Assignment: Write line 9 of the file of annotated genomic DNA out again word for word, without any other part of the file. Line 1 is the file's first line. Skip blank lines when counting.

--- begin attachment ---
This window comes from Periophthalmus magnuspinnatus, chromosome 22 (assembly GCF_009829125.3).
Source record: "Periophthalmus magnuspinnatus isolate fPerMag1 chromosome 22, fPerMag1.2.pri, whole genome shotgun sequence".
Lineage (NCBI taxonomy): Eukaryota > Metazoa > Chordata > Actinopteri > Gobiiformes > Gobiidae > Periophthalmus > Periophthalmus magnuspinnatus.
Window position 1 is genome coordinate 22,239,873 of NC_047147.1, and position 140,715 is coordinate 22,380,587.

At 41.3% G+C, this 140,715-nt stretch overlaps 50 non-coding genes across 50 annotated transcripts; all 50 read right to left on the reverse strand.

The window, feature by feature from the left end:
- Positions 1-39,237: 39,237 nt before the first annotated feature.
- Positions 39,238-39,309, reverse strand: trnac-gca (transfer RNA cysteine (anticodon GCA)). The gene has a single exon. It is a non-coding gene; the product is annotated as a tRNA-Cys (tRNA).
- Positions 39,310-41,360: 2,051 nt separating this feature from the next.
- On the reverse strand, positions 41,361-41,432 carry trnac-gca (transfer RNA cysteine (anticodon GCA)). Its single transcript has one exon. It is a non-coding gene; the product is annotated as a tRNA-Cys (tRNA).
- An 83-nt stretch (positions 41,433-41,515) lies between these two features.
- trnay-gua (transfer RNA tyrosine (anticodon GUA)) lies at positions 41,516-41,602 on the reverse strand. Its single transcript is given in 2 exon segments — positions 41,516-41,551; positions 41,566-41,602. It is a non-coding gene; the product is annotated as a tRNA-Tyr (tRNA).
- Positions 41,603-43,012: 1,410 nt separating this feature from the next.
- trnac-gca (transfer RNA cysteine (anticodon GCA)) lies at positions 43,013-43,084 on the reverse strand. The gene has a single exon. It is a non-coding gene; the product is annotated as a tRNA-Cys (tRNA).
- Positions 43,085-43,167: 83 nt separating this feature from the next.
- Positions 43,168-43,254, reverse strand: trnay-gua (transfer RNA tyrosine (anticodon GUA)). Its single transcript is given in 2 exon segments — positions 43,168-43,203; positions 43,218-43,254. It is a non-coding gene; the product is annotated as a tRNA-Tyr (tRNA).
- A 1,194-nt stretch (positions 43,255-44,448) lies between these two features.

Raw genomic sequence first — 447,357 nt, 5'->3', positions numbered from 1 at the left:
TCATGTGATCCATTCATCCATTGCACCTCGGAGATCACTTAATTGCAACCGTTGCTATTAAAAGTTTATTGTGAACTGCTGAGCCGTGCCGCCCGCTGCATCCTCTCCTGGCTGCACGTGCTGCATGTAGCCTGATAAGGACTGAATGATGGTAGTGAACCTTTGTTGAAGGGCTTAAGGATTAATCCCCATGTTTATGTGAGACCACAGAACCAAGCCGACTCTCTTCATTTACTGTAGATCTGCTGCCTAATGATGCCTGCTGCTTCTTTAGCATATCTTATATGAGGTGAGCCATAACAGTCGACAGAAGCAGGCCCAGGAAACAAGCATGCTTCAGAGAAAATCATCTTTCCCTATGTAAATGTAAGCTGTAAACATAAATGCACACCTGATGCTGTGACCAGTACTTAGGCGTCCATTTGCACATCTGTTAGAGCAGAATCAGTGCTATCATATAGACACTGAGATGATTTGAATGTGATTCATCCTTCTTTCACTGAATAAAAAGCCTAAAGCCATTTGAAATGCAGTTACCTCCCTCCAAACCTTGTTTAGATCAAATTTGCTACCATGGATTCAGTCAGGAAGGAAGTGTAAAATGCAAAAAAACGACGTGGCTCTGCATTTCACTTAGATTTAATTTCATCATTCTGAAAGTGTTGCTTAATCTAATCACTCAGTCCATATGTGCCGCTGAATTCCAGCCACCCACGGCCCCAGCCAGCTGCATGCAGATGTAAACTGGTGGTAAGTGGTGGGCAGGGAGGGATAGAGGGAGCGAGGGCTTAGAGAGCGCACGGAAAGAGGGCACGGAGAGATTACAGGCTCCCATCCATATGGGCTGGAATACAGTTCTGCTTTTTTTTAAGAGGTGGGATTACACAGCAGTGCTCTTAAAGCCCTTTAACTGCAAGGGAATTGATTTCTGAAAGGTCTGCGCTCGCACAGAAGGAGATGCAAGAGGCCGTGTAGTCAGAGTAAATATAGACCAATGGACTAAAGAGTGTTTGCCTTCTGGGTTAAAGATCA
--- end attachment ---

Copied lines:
- Positions 39,310-41,360: 2,051 nt separating this feature from the next.